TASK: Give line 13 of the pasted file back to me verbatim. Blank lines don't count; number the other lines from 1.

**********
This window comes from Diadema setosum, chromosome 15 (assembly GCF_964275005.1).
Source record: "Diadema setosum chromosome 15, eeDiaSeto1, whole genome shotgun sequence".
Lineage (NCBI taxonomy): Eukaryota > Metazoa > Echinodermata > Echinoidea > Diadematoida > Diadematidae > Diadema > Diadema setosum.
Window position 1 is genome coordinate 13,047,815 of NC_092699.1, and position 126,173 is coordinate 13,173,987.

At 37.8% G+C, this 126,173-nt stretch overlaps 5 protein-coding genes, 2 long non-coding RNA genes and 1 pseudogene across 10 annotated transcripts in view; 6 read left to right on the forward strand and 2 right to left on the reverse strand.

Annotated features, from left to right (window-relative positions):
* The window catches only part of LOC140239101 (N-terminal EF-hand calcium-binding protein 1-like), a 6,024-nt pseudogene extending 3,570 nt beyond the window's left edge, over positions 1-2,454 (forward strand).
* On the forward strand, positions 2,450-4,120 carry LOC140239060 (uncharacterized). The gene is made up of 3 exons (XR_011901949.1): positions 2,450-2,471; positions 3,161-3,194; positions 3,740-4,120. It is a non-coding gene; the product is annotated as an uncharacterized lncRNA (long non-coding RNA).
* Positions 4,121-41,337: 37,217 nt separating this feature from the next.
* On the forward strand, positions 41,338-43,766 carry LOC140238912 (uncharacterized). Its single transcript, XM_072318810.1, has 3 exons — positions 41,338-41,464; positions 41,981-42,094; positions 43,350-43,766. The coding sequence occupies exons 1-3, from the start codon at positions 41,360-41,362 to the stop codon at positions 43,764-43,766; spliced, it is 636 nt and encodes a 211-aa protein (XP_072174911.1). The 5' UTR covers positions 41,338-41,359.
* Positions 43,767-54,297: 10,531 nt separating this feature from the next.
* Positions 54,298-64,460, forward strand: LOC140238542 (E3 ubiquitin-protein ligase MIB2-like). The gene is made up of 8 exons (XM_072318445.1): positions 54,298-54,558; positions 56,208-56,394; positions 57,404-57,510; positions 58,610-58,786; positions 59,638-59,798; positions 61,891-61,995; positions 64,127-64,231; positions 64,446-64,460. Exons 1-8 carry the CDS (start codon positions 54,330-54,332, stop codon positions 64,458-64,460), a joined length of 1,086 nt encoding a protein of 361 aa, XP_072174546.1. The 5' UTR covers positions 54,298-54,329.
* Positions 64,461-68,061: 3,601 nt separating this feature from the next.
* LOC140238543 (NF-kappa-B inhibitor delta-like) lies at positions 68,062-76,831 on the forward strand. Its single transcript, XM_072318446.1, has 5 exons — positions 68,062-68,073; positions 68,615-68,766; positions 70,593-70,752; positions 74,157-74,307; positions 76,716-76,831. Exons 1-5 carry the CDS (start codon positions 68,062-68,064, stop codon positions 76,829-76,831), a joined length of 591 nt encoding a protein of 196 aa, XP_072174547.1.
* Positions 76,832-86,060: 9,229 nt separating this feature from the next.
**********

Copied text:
* Positions 64,461-68,061: 3,601 nt separating this feature from the next.